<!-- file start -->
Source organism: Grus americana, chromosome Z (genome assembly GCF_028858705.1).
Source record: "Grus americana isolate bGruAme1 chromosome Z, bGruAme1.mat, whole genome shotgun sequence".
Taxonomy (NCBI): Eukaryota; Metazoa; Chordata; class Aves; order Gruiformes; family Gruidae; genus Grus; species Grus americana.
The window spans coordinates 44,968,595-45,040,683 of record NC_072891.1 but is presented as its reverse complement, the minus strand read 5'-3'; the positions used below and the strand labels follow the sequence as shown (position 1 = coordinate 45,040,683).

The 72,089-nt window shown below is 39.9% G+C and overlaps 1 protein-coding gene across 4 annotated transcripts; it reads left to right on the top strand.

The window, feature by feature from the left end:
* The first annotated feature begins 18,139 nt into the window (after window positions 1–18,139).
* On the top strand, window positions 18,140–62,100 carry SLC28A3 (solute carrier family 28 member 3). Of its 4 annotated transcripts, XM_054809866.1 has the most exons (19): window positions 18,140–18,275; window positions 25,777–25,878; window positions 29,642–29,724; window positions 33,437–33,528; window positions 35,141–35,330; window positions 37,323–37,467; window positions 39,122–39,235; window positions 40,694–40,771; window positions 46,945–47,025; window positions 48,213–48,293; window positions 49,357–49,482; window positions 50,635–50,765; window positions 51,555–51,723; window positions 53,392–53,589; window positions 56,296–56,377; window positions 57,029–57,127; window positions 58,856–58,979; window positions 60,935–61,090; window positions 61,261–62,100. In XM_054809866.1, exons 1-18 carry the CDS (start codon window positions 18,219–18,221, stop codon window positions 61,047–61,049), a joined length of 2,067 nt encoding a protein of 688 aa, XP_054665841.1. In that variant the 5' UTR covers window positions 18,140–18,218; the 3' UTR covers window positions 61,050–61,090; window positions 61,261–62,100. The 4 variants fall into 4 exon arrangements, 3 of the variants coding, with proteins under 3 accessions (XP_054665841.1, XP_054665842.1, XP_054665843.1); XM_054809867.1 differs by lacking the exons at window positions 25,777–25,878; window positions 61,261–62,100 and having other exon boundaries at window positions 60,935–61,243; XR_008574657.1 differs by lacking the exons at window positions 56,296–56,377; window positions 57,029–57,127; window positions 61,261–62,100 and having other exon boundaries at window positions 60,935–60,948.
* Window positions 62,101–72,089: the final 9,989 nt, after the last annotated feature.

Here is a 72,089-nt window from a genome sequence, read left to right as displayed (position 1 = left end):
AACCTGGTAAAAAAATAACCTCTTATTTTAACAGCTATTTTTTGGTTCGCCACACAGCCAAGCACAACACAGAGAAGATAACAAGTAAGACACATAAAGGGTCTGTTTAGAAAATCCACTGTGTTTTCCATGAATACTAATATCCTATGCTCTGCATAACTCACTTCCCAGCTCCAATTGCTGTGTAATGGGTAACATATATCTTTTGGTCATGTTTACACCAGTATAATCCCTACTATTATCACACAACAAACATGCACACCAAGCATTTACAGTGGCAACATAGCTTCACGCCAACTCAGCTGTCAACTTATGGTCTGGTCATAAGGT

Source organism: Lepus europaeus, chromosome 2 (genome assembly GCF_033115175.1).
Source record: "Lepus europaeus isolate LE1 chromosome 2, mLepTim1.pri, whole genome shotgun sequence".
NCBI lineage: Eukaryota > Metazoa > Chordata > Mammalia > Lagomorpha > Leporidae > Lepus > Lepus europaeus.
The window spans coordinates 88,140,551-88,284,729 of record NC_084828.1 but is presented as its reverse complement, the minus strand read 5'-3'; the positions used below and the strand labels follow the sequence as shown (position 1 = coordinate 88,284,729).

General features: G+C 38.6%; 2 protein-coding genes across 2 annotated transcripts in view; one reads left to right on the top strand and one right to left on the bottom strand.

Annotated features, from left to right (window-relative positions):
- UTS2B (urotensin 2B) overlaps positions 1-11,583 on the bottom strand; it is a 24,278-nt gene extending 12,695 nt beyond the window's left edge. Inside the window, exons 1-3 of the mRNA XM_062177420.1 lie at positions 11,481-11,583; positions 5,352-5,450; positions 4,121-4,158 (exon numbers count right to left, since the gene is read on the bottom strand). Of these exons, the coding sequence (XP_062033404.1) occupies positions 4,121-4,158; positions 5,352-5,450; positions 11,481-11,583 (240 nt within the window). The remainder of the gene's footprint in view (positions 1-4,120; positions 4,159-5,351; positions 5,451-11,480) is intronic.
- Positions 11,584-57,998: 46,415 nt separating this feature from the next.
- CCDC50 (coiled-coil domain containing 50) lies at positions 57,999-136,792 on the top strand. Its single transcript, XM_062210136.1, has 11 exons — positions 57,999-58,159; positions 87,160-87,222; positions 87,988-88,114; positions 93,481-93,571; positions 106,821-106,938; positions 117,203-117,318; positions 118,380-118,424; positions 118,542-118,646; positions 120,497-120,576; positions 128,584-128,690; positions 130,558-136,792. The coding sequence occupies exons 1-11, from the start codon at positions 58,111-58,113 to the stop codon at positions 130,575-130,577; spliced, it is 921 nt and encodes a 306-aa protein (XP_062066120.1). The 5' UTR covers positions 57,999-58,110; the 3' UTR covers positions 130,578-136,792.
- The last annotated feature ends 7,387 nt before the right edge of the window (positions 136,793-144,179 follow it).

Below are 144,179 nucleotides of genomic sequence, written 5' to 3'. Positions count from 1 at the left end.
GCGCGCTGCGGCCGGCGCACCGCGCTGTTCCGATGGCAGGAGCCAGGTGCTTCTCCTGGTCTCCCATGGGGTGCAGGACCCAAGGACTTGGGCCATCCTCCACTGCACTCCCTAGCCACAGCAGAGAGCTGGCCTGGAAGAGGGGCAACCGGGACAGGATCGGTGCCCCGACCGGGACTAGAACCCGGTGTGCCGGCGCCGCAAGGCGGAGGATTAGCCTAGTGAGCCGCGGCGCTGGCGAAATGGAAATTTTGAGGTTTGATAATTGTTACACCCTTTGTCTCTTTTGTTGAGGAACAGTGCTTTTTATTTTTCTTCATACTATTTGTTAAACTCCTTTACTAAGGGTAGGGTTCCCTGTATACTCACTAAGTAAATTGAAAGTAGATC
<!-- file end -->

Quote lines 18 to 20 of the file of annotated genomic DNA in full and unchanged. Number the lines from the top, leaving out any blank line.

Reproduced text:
- UTS2B (urotensin 2B) overlaps positions 1-11,583 on the bottom strand; it is a 24,278-nt gene extending 12,695 nt beyond the window's left edge. Inside the window, exons 1-3 of the mRNA XM_062177420.1 lie at positions 11,481-11,583; positions 5,352-5,450; positions 4,121-4,158 (exon numbers count right to left, since the gene is read on the bottom strand). Of these exons, the coding sequence (XP_062033404.1) occupies positions 4,121-4,158; positions 5,352-5,450; positions 11,481-11,583 (240 nt within the window). The remainder of the gene's footprint in view (positions 1-4,120; positions 4,159-5,351; positions 5,451-11,480) is intronic.
- Positions 11,584-57,998: 46,415 nt separating this feature from the next.
- CCDC50 (coiled-coil domain containing 50) lies at positions 57,999-136,792 on the top strand. Its single transcript, XM_062210136.1, has 11 exons — positions 57,999-58,159; positions 87,160-87,222; positions 87,988-88,114; positions 93,481-93,571; positions 106,821-106,938; positions 117,203-117,318; positions 118,380-118,424; positions 118,542-118,646; positions 120,497-120,576; positions 128,584-128,690; positions 130,558-136,792. The coding sequence occupies exons 1-11, from the start codon at positions 58,111-58,113 to the stop codon at positions 130,575-130,577; spliced, it is 921 nt and encodes a 306-aa protein (XP_062066120.1). The 5' UTR covers positions 57,999-58,110; the 3' UTR covers positions 130,578-136,792.